Monday, 24 June 2019

Dunning-Kruger need not apply

Earlier this year I participated in a professional development workshop, providing feedback on a proposed professional development process for the Career Development Association of New Zealand (CDANZ).

One of the proposals was that members would continue to evaluate themselves through a self-reflection process, and although the aim is that the organisation will randomly audit self-reflection documentation, what our feelings were about the lack of external review. It was suggested that issues may arise around members underselling their abilities, or over-blowing them.

There are always a few who will rely on chutzpah over actual ability. However, these people are rare in the career development industry, not normally finding adequate reward, glory or fame in what is, after all, a helping field.

Then there is the Dunning-Kruger effect, where "people are incompetent in the strategies they adopt to achieve success and satisfaction, they suffer a dual burden: Not only do they reach erroneous conclusions and make unfortunate choices, but their incompetence robs them of the ability to realize it" (Kruger & Dunning, 1999, p. 1121). This too would be rare in career development. It would be rare because to be a professional member of the association requires on-going professional development, and has - and will continue to - require members to stay up-to-date with new developments in their specialty.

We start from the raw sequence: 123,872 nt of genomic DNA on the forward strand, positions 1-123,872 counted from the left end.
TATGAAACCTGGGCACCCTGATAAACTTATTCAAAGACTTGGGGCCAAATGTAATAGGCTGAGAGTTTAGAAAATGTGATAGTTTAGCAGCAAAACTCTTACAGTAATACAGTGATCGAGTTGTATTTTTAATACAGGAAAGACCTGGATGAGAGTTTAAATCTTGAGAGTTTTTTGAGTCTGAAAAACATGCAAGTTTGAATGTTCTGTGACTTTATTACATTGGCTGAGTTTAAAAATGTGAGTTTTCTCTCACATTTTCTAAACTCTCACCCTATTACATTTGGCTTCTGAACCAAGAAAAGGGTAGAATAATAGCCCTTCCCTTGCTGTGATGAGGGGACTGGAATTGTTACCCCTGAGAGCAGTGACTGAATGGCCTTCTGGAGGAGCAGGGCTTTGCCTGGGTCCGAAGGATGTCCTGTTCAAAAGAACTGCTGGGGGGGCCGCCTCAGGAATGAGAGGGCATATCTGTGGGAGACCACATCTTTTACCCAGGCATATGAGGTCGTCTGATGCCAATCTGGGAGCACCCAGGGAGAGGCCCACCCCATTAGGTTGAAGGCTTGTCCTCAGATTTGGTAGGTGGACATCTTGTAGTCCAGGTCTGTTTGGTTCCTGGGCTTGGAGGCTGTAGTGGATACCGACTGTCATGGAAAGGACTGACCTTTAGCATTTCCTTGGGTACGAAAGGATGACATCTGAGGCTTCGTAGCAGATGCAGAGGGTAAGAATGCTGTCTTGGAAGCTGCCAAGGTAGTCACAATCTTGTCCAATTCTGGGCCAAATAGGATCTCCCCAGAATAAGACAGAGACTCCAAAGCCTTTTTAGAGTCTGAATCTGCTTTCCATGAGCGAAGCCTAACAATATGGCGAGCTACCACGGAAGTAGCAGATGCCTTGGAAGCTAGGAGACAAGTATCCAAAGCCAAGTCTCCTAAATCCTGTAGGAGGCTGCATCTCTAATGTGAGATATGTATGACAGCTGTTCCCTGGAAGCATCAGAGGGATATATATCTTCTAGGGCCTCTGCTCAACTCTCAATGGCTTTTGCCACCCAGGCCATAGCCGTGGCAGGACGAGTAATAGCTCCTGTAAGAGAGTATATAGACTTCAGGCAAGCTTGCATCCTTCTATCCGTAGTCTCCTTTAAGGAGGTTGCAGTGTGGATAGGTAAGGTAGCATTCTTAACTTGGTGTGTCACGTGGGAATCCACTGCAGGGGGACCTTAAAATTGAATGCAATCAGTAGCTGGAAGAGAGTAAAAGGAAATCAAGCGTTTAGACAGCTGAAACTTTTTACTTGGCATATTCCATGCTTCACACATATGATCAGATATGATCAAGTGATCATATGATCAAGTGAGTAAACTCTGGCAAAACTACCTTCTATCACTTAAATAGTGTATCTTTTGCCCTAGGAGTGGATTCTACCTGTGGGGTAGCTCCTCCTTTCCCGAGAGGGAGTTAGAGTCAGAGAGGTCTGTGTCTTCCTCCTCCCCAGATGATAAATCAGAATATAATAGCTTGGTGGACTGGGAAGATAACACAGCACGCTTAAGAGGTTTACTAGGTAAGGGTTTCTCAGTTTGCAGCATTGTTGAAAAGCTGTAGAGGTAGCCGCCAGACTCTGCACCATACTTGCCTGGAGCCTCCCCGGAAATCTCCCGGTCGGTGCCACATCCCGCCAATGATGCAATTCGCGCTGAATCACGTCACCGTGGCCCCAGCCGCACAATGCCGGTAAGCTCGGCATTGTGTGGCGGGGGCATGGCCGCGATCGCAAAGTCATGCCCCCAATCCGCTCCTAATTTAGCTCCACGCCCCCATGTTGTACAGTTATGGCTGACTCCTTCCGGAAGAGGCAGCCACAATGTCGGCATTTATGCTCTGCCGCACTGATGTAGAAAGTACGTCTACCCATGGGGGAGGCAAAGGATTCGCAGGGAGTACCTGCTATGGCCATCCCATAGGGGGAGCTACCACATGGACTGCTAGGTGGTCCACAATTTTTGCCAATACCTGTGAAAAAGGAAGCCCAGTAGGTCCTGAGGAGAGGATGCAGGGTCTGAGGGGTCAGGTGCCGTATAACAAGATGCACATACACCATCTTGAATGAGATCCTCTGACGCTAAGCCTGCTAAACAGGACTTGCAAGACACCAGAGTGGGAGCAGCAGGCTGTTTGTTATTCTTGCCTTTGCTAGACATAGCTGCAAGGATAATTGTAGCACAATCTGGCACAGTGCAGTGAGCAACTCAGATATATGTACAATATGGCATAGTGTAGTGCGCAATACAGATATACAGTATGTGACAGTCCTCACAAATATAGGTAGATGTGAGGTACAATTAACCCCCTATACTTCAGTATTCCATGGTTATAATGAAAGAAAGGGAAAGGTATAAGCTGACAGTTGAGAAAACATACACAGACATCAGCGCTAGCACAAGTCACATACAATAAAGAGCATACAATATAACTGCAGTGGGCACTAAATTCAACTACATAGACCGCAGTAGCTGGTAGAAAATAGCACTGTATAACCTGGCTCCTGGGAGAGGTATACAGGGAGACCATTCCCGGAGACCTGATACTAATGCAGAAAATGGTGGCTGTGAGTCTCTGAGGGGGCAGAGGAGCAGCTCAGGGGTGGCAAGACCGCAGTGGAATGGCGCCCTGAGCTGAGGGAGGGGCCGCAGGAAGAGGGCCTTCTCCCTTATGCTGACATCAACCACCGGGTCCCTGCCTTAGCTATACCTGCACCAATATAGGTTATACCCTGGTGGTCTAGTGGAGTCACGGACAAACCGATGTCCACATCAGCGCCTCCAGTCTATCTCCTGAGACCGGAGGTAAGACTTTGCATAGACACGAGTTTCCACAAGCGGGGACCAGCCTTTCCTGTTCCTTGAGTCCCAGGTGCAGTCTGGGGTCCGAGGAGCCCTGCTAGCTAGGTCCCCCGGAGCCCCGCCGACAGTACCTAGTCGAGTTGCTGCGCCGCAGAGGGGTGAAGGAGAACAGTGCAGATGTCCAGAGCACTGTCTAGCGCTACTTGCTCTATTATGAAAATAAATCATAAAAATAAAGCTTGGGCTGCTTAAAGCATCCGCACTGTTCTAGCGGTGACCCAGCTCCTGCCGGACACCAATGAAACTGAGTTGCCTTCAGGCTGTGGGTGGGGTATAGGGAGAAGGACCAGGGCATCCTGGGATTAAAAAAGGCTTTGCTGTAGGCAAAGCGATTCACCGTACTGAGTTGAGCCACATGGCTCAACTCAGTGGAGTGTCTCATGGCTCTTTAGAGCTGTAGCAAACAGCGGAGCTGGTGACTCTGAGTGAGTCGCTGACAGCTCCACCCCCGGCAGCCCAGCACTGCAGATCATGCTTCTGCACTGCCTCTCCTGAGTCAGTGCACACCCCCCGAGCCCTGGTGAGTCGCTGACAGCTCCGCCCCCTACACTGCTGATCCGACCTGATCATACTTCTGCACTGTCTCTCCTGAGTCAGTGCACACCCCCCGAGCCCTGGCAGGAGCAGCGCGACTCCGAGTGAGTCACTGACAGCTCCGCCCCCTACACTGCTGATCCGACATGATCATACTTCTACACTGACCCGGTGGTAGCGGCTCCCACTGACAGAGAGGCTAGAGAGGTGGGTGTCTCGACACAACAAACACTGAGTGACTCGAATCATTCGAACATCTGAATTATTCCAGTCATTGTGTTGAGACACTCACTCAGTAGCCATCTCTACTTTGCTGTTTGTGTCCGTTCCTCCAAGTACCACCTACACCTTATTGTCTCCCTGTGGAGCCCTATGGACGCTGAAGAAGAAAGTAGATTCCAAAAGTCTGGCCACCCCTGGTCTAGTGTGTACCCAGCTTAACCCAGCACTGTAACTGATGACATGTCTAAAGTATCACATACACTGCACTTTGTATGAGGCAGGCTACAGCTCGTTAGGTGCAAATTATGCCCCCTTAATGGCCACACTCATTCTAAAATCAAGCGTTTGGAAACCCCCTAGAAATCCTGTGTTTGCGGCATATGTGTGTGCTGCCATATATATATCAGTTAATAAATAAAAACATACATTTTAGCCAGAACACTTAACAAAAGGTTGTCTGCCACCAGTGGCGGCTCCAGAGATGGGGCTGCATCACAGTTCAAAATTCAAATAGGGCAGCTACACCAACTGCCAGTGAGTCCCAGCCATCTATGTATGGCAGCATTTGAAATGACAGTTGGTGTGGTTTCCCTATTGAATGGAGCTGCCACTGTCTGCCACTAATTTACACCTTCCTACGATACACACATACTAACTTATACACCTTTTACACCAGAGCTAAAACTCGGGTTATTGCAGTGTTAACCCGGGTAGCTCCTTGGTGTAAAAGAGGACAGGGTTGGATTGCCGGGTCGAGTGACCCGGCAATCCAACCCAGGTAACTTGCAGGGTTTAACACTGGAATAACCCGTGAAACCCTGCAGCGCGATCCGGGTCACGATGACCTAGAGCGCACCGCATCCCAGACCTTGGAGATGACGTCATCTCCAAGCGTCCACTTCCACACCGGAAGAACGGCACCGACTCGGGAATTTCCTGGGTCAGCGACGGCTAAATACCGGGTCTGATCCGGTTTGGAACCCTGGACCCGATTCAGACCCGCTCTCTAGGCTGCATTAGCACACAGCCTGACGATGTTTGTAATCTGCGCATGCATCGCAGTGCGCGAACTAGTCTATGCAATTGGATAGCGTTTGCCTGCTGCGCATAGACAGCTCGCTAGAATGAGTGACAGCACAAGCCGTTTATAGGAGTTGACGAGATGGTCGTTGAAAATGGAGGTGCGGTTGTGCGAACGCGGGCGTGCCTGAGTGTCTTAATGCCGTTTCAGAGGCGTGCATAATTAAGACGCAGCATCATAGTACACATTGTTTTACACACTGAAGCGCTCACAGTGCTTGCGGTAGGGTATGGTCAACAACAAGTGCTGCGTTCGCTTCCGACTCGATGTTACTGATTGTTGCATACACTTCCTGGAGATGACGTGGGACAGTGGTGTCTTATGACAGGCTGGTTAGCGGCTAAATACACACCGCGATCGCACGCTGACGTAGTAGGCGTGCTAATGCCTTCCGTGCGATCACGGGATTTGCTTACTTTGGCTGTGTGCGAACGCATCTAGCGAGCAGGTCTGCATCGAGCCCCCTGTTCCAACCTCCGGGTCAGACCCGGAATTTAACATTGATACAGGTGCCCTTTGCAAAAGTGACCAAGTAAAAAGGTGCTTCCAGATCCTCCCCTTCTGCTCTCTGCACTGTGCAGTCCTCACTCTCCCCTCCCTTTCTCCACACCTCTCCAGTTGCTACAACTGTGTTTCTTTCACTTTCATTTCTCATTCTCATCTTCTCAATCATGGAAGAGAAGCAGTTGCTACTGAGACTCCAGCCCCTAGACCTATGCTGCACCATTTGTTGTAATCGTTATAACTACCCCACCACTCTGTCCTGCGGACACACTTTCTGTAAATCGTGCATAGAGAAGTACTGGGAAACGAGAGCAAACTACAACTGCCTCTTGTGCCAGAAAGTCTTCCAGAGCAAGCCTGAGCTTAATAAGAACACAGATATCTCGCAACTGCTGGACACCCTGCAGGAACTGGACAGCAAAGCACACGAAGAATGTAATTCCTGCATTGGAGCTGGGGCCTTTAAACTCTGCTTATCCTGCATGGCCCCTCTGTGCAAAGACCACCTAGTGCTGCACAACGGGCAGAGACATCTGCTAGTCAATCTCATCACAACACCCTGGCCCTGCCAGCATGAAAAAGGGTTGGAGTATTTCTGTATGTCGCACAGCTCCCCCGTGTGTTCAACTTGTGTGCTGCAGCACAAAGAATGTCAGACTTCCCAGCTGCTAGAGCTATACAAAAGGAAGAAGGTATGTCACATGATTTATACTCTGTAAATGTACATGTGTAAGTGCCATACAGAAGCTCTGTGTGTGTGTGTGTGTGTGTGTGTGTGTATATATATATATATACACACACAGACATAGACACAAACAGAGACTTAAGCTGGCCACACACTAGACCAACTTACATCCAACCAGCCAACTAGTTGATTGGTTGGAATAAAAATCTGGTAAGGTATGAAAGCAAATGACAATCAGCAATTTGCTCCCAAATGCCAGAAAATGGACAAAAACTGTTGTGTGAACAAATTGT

In my view it is underselling - humility - that is far more likely to be a problem in the career development field. Characteristics useful in counselling professions tend to be empathy, patience, good listening skills, perception, acceptance, and creativity. These are characteristics which develop emotional intelligence, not diminish it. Practitioners need to be client-centred, because any intervention, suggestion or knowledge sharing needs to be about the client - and possibly Whanau - not the practitioner. The spotlight goes on and remains on the client, with the career practitioner as a mirror, using career expertise to reflect the client back to themselves.

As we use reflection so much for our clients, self-reflection is a very normal tool for career practitioners. It allows us to finally see ourselves within the work. Formal training in the field relies heavily on self-reflection both for assessment and as a model of practice. It is embedded through peer supervision, professional supervision, and regular, structured learning.

We do need checks and balances though to ensure that we are seeing ourselves realistically, and that it to be sure that we are not being too hard on ourselves.

The Dunning-Kruger Effect need not apply.


  • Reference: Kruger, J., & Dunning, D. (1999). Unskilled and unaware of it: how difficulties in recognizing one's own incompetence lead to inflated self-assessments. Journal of Personality and Social Psychology, 77(6), 1121-1134.

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